• Take 100 grams, (3.5 Ounces), of fresh Spruce or Pine resin, or a mixture of them. (A bit more if you have included lots of twigs, bark and needles.)  (Note that you can double or triple this recipe, or cut it in half. Just keep the same proportions of ingredients).
  • Place it in a mason jar or a similar vessel. (A-1 litre mason jar, (1 quart) is a good size for this formula.) 
  • Add 200 grams, (7 Ounces), of a vegetable oil or animal fat of your choice. In general a ratio of  1:2 or 1:3 resin to oil works well. 1:1 yields a thick syrup consistency which is difficult to filter or work with. Do not mix volume and weight. I find working with weight alone is much better. 
  • Prepare a water bath, which is a pot of room-temperature water large enough to partially submerge your mason jar.
  • Clamp the jar to the wall of the water-bath with spring clamps or clothes pegs. This is to ensure the jar is stable and not sitting on the bottom of the water bath pot and receiving direct heat from the heat source which could crack it.( Never plunge a glass vessel into a hot water bath. Never use a microwave to heat oils or oleoresins. Never heat oleoresins in a pot on direct heat since these oleo resins extremely flammable.)
  • Make sure the level of water reaches the height of the oil in the mason jar.
  • Bring the water bath to a boil. Then lower to a simmer.
  • Stir, press, and agitate the oil/resin mixture periodically with a clean wooden spoon or other clean utensil, break up any chunks or lumps as best you can.
  • Leave the jar in the simmering water bath until the oleoresins have broken up and dissolved in the oil as much as they will.
  •  Turn off the heat
  • Get a metal mesh coffee filter, easily available on Amazon, place it in a funnel over a clean vessel/jar.
  • Pour the mixture through the mesh. If it clogs up with debris, gently run the back or side of a spoon or a popsicle stick up and down the mesh to stimulate flow.
  • If you can't get a mesh coffee filter, you can use the corner of a pillowcase or an old clean t-shirt and position it in the filter and pour the mixture in. When it is cool enough to handle, pull up the sides of the material, twist them together and press down into the funnel to squeeze out any residual oil.
  • Pour all your liquid into a clean jar with a lid. 
  • Put the residue of the extraction in the compost or in the garden.

A potent & naturally medicated oil

    That's it! You now have a potent,  fragrant, whole oleo-resin, medicated oil that works effectively “as is” rubbed on the chest and/or the back, for respiratory issues, coughs, colds, congestion, bronchitis, asthma, etc. Or, it can be used for stiff, sore muscles, joint pains, sprains and other muscle and  joint issues.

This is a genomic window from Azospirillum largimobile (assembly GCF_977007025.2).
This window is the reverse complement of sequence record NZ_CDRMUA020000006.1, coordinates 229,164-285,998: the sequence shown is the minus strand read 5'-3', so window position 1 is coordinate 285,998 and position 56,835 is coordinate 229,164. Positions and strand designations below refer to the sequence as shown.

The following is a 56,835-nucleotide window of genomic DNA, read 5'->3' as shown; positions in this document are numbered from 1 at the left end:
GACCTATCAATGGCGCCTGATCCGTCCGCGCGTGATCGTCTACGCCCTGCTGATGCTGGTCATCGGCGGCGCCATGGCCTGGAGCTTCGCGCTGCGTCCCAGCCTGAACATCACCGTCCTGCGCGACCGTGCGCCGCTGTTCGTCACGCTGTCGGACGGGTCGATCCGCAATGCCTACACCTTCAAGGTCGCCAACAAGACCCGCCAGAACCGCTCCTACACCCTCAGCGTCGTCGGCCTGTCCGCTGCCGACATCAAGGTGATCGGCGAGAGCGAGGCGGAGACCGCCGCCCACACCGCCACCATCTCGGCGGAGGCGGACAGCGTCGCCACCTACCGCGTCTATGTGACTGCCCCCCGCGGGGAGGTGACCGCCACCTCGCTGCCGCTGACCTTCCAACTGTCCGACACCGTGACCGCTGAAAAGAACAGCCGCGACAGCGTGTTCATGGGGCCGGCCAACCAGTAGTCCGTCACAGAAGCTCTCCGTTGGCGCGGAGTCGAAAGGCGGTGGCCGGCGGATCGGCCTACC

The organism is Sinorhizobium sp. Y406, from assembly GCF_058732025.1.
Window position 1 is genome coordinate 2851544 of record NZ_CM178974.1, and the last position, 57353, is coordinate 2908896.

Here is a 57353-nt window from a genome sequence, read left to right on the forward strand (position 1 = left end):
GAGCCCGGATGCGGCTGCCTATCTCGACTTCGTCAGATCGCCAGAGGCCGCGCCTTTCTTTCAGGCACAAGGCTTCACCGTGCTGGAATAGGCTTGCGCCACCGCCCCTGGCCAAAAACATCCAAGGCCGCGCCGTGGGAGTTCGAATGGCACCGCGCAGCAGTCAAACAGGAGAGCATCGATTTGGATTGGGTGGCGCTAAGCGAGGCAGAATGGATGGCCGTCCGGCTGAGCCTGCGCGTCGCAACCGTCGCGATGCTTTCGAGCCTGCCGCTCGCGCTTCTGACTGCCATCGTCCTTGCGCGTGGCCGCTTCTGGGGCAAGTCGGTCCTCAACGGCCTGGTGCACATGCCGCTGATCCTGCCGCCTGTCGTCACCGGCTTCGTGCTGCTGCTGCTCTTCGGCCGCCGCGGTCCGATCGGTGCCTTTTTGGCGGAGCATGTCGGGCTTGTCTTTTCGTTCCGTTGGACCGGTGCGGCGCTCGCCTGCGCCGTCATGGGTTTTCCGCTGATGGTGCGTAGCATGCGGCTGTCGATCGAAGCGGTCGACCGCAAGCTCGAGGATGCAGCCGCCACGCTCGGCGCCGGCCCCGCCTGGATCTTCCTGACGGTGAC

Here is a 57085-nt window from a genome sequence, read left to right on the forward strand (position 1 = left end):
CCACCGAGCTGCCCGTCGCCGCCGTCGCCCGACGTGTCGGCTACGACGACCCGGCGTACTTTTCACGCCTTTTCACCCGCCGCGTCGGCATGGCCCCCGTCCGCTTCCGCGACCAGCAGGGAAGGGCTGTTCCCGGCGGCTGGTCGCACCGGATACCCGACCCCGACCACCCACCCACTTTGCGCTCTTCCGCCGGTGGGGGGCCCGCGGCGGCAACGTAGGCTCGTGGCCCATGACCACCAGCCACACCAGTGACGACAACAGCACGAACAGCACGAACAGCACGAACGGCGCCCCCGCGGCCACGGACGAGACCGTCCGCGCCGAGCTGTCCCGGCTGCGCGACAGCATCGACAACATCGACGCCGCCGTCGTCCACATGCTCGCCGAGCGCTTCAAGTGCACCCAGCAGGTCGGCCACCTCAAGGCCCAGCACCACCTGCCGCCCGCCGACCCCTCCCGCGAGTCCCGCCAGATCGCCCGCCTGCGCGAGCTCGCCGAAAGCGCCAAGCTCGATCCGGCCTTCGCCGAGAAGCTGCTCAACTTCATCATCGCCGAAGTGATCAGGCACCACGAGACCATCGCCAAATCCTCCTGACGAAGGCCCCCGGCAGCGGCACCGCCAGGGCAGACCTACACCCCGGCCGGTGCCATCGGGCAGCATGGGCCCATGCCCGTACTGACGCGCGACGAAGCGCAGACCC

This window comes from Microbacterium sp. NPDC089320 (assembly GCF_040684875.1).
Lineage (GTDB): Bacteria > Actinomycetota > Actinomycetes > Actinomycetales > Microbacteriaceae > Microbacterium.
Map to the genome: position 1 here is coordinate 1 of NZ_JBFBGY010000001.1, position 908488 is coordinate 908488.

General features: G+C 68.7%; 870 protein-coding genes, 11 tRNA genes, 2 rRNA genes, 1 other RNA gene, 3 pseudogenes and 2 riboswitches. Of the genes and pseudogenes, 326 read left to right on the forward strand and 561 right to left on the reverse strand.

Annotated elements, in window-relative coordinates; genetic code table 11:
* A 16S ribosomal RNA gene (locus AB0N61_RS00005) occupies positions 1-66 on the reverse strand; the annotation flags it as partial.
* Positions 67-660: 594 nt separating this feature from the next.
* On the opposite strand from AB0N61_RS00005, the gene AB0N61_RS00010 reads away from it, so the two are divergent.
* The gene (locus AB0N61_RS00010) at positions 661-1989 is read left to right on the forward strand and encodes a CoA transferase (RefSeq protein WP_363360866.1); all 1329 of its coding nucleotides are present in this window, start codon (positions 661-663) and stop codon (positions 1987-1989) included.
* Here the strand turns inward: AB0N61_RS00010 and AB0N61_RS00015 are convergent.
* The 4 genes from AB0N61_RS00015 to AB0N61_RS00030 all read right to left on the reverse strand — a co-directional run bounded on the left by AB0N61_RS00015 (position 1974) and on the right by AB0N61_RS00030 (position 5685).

Now we can use essential oils

    If you want to keep your oil as a ready to use medicated oil, you can add essential oils to compliment the applications you are using your extract for, such as Rosemary, Eucalyptus and Peppermint essential oils for respiratory issues, Chamomile for sleep, or Wintergreen or Birch for use as a muscle rub.

    I recommend keeping the percentage of essential oils you add to under 2% of your total weight to reduce the chances of skin irritations. This mixture will keep for years.

    It is often recommended to add 400 IU, (one gel cap), of vitamin E to each cup or 250 ml. of medicated oil, or a small amount of benzoin resinoid to retard oxidization/rancidity. However, if your oil is fresh and the product is stored in a cool dark place, you can expect a shelf life of at least 2 years. Hopefully your product will be so effective and popular it won't stay unused for that long.

    (Please note that If you decide to make a salve from your oil, do not add the essential oils to your oil at this point, but to the salve, as per the instructions below ).

    A Mainstay for many families and a valuable asset in medicine cabinets around the world. I have made my great Northern Cough & Chest Balm for 28 years now with only minor variations in the formula. 

    Part 2

    How To Make a Salve from Your Medicated Oil

    • Pour the filtered oil into a clean glass vessel that holds at least twice the volume of the oil. 
    • Clamp it onto the wall of your unheated water bath. (Do not place glass vessels directly on the bottom of the boiler pot and don't plunge them into hot water). Both these mistakes can result in cracked or broken vessels that will release your oil into the water. Clamp them to the side of the pot or lay down a layer of marbles on the bottom of the pot while the water is cold.)
    • Bring the water bath to a boil. Then reduce to a simmer.